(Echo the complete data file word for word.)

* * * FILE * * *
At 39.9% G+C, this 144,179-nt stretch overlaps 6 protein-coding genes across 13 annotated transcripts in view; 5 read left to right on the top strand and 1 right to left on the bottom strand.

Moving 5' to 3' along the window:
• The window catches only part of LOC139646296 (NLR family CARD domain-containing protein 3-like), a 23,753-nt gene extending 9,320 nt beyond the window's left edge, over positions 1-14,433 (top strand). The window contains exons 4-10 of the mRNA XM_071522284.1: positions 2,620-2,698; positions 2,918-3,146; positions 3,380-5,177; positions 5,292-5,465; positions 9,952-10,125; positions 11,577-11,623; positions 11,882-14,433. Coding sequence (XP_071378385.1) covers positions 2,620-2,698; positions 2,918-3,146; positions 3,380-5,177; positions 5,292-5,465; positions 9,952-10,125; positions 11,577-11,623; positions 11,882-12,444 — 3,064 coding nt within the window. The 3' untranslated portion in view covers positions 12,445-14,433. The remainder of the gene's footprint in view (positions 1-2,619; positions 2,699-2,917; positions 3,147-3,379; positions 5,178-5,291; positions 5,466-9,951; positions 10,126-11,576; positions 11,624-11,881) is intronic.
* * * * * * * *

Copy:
At 39.9% G+C, this 144,179-nt stretch overlaps 6 protein-coding genes across 13 annotated transcripts in view; 5 read left to right on the top strand and 1 right to left on the bottom strand.

Moving 5' to 3' along the window:
• The window catches only part of LOC139646296 (NLR family CARD domain-containing protein 3-like), a 23,753-nt gene extending 9,320 nt beyond the window's left edge, over positions 1-14,433 (top strand). The window contains exons 4-10 of the mRNA XM_071522284.1: positions 2,620-2,698; positions 2,918-3,146; positions 3,380-5,177; positions 5,292-5,465; positions 9,952-10,125; positions 11,577-11,623; positions 11,882-14,433. Coding sequence (XP_071378385.1) covers positions 2,620-2,698; positions 2,918-3,146; positions 3,380-5,177; positions 5,292-5,465; positions 9,952-10,125; positions 11,577-11,623; positions 11,882-12,444 — 3,064 coding nt within the window. The 3' untranslated portion in view covers positions 12,445-14,433. The remainder of the gene's footprint in view (positions 1-2,619; positions 2,699-2,917; positions 3,147-3,379; positions 5,178-5,291; positions 5,466-9,951; positions 10,126-11,576; positions 11,624-11,881) is intronic.